From prisoner to ambassador: Peterson returns to Vietnam
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May 9, 1997
Web posted at: 1:43 p.m. EDT (1743 GMT)
HANOI, Vietnam (CNN) -- The first U.S. ambassador to post-war
Vietnam arrived in Hanoi on Friday, proclaiming a new era of
relations between the former foes and chance to move past
their history of conflict and suspicion.
Ambassador Douglas Peterson -- a former prisoner of war in
Vietnam -- was met at the airport by about 100 well-wishers,
including war veterans and business leaders.
"Today we exchange ambassadors, marking the full
normalization of diplomatic relations between our two
countries," Peterson said. "This is a historical event and
the beginning of a new era of constructive relations."
Peterson was gunned down on an almost moonless night in 1966,
when his Air Force bomber was struck by an anti-aircraft
missile near Hanoi. He was released from the notorious "Hanoi
Hilton" prison in 1973, after more than six years of torture
and solitary confinement in a dank prison cell.
Peterson, 61, returns hoping to
serve as an example of someone who survived the worst of the
Former enemies embrace
Waving U.S. and Vietnamese flags, the crowd at Hanoi's Noi
Bai airport welcomed the ambassador's message of moving
forward from the legacy of war.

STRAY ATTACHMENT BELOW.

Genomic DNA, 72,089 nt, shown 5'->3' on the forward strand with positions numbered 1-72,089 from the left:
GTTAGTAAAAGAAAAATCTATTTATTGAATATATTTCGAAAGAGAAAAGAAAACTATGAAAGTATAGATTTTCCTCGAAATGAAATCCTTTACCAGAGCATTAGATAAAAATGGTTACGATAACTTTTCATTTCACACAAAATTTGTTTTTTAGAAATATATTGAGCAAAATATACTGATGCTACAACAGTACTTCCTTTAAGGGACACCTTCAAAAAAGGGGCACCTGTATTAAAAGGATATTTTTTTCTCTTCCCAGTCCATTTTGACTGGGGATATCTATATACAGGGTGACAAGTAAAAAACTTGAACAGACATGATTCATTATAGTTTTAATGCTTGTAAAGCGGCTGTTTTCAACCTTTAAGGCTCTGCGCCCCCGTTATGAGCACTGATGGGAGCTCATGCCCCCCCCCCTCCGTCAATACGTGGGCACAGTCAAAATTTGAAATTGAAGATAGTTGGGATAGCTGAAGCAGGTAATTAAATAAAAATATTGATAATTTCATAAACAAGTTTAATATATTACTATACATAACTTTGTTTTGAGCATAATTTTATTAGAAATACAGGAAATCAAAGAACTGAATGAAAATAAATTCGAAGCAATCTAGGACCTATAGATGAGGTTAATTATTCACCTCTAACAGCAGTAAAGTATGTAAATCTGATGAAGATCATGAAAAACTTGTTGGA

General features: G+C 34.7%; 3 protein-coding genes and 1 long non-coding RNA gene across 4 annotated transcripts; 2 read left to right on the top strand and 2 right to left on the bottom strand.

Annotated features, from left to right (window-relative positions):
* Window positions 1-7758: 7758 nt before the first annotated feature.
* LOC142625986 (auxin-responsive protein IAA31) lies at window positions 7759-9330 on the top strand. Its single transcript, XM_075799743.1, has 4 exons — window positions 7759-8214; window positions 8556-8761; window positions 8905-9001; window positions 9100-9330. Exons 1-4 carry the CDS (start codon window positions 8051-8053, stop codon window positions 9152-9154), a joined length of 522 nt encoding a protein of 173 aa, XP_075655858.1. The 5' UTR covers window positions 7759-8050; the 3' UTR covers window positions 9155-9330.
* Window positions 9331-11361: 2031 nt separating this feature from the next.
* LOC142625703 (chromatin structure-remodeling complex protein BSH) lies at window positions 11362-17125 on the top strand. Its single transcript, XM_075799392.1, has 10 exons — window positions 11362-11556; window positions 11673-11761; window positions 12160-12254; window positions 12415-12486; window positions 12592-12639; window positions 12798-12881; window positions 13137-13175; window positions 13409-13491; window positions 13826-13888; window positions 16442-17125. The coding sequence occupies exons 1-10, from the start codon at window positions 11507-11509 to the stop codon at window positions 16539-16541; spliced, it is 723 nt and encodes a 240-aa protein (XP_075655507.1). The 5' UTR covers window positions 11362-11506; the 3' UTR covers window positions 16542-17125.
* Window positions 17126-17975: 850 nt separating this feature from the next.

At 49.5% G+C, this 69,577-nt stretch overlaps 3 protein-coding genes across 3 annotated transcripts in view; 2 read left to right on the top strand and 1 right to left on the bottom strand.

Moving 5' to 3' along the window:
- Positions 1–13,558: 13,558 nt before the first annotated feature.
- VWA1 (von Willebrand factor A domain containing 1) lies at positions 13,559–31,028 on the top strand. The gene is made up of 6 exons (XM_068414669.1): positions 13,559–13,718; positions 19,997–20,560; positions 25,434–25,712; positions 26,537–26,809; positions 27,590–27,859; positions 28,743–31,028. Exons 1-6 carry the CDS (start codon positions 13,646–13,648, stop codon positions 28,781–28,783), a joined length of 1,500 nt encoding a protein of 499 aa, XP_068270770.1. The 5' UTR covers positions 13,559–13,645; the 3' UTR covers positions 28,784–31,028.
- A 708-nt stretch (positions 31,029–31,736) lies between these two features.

As Peterson made his way to an awaiting car, a former North
Vietnam militiaman, Mai Van On, greeted the new ambassador
with a bear hug -- a warm smile spreading across his face. .
"The war belongs in the past," On said. "The Vietnamese
people value anything the United States can bring to develop
On, 79, won fame in the United States when he saved U.S. Sen.
McCain in 1967 after McCain was shot down over Hanoi.
Vietnam's ambassador to the United States, Le Van Bang, 50,
was due to arrive in Washington later Friday.
MIA search to be priority
Peterson said his priority would be to strive for accounting
of the 2,124 American troops still listed as missing from the
"My mission is to advance U.S. interests in Vietnam and our
highest national priority is to advance the fullest possible
accounting for persons missing from the war," the ambassador
He also noted that bilateral relations were moving ahead in
other areas and expressed hope that a comprehensive trade
agreement -- a prerequisite for Hanoi to gain most favored
nation status -- would be signed soon.
President Clinton in 1994 lifted a decades-old trade embargo
on Hanoi and established diplomatic ties the following year.
But a trade pact and most-favored nation have yet to be
Many are optimistic that Peterson will bridge the gap between
the two sides.
"He understands Vietnam. Here is a guy who sacrificed over
six years of his life in a prisoner of war camp in Vietnam,"
said Eric Rehmann of America Trade and Investment Consulting
Co. (VATICO) Vietnam. VATICO became the first U.S. company
to operate officially in Vietnam since 1975. "The real
purpose is to move us forward, not backward, so I think he's
the right man for the job."
Bangkok Bureau Chief Tom Mintier and
Reuters contributed to this report.
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